Is Relaxing the Covid Rules Minnesota's New Way to Tackle the Pandemic?

Jax Hudur

The death of a first grader should have changed the Governor's mind

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Coronavirus in Minnesota

Minnesota has been grappling with the Covid 19 pandemic and has lost 7000 residents. The State has had a total of 569,440 cases, of which 30,000 were children under the 10. On Monday 26th April, the death of a first-grader was reported, a stark reminder that the virus does not discriminate.

 Minnesota’s Governor Tim Walz was quick to offer his condolences to the child’s family, which was posted on his Facebook account, saying,

“I’m heartbroken to hear COVID has taken the life of a first grader. My thoughts are with the Minnesota family grieving the loss of their beloved child. As vaccines help us turn the page on COVID-19, we can’t forget that this deadly disease is still present in our communities.”

The first grader’s death marks the third death of a child after contracting the virus. However, Minnesota’s Governor, Mr. Tim Walz, plans to loosen the Covid 19 restrictions, as he said so himself when he visited a mobile vaccination facility. The Governor said,

“The moves coming now are the moves back to normal. You can be in restaurants, you can be in movie theaters, we have kids in school, we’re doing most of those moves. The next moves are capacity limits coming off and of those things.”
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Governor Tim Walz’s Condolence posted on Facebook.

Despite the morale boost, what the Governor did not tell Minnesotans is that they can also die from the virus, especially now that there is a new variant called B.1.1.7, which was first identified in the United Kingdom. The B.1.1.7 variant of the virus offers new challenges in that whereas children were a lot safer from the previous variant of the virus, this new variant infects children quickly. In Minnesota alone, about 740 Schools reported cases of the new variant of the virus, while schools across the nation are also making similar reports.

Scientists who have previously advocated for a return to school for children are now skeptical and are advising caution as we are now in new waters with the new variant. One such scientist is Dr. Michael Osterholm, the University of Minnesota’s Director of the Center for Infectious Disease Research and Policy, a former member of Biden’s Covid 19 advisory group. Dr. Osterholm describing the new variant, said, “Please understand, this B.1.1.7 variant is a brand new ball game. It infects kids very readily. Unlike previous strains of the virus, we didn’t see children under 8th grade get infected often or they were not frequently very ill, they didn’t transmit to the rest of the community.”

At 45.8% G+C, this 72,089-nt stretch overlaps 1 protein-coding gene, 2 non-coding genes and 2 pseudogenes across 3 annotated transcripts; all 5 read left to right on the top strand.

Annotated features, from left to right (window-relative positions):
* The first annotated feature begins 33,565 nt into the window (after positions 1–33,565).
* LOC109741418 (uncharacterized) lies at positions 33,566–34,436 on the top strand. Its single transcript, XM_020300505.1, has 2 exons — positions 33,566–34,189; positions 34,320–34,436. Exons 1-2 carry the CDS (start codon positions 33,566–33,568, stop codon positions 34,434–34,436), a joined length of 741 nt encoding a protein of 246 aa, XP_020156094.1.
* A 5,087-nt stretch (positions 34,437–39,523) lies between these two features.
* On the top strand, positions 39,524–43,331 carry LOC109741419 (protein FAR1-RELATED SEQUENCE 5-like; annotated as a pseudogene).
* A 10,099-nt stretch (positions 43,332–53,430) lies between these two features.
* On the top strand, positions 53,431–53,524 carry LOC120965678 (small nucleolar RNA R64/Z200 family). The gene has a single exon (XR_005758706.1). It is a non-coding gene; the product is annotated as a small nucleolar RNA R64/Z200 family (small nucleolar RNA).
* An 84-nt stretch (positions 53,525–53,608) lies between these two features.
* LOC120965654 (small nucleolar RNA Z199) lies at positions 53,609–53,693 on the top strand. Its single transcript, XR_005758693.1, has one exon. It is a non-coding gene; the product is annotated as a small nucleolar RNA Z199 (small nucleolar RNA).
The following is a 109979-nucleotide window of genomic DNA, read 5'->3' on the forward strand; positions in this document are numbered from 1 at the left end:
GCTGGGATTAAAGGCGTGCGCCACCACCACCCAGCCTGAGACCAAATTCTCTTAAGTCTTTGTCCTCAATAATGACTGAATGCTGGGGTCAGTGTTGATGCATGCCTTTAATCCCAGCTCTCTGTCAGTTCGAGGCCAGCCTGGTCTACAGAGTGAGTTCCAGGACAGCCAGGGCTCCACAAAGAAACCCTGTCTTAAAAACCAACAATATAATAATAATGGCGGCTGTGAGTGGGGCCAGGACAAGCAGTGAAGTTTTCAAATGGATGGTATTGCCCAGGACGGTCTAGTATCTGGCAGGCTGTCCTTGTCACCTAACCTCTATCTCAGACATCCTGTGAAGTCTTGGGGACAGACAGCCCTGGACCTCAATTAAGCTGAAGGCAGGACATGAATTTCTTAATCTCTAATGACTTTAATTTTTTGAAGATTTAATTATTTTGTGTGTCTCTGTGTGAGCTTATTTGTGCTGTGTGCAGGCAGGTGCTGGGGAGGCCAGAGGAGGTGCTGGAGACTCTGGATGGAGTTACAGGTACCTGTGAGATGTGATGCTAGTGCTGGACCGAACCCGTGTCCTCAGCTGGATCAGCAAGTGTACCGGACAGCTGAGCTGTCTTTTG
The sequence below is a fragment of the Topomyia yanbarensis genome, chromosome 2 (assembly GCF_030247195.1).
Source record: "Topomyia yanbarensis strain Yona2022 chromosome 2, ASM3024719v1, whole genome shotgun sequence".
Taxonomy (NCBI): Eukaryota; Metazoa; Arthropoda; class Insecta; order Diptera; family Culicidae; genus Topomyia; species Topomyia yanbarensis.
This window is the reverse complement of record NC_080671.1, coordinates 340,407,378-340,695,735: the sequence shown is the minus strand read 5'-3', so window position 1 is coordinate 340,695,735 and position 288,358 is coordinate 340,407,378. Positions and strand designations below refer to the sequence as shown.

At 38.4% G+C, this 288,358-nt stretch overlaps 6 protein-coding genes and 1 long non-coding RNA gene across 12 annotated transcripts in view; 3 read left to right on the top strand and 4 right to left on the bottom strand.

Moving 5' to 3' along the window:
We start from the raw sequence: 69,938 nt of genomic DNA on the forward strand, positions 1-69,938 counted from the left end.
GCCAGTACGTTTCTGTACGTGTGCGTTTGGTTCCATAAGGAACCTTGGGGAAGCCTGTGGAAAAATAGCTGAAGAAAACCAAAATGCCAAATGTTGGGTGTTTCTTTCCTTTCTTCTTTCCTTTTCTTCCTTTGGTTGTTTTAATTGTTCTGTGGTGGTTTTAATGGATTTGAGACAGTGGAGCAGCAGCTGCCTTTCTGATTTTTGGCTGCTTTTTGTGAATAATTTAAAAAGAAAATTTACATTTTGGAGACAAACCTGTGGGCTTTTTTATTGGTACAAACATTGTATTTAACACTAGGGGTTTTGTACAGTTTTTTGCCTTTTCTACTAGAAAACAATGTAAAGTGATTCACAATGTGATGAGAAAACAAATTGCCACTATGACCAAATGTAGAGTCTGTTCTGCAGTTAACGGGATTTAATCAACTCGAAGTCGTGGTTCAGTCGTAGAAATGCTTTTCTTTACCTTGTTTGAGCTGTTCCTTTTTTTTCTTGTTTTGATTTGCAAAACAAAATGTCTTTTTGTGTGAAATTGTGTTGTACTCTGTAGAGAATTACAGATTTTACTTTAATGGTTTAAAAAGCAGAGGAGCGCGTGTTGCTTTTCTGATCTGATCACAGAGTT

The virus is adapting and changing; why can’t policymakers also adjust their strategies accordingly? Dr. Osterholm further warns,

“Anywhere you look where you see this emerging, you see that kids are playing a huge role in the transmission of this. All the things that we had planned for about kids in schools with this virus are really no longer applicable. We’ve got to take a whole new look at this issue.”

Do you think the Governor is listening?

Minnesota has thus successfully vaccinated about 56% of ages 16 and older, whereas about 41% percent of Minnesotans are completely vaccinated. Under 16s have not yet been offered, and the State’s strategy to combat the pandemic seems to be to vaccinate everyone but children and hope for the best. Minnesota’s State health department, in a similar but guarded statement, said,

Since children under 16 are not yet eligible to receive a COVID-19 vaccine, the best approach we all can take to keep children safe is to make sure those around them who can get vaccinated do get vaccinated, and that we continue to follow those measures that prevent transmission of the virus. Those measures include getting vaccinated as soon as you can, wearing masks when in public, socially distancing, getting tested regularly, staying home if you test positive or if you’re sick, washing your hands and covering your coughs.
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Source: Minnesota department of health

What the Governor needs to do is to not only make life easier for folks but also to save people’s lives. However, if a choice is to be made between relaxing the rules and saving lives, his priority should be to save lives. Considering that this new variant of the virus poses a real threat to children, what needs to happen is to put safeguarding measures in place and not just rely on vaccines.

 It’s pretty unacceptable to continue operating business as usual when first graders are dying. I understand that the economy is taking a hit, and people are losing jobs and livelihoods, but with practical and sound policies, the situation can be turned around. Perhaps to understand the need for proper leadership to confront the pandemic, we ought to look elsewhere for answers, and in that vein, India and New Zealand come to mind. 

This week, while New Zealanders enjoyed a concert attended by the thousands, Indians were mass cremating their dead in public parks. The two countries’ containment strategies in halting the virus meant that while New Zealand has now returned to normalcy, Covid 19 is out of control in India. Point of reflection, it’s in India where most Covid 19 vaccines are made.

To that end, do you think Minnesota should be open for business?

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I write about history, politics and true crime. Not to mention anything else that takes my fancy or newsworthy. "No special talents. Only passionately curious." Albert Einstein

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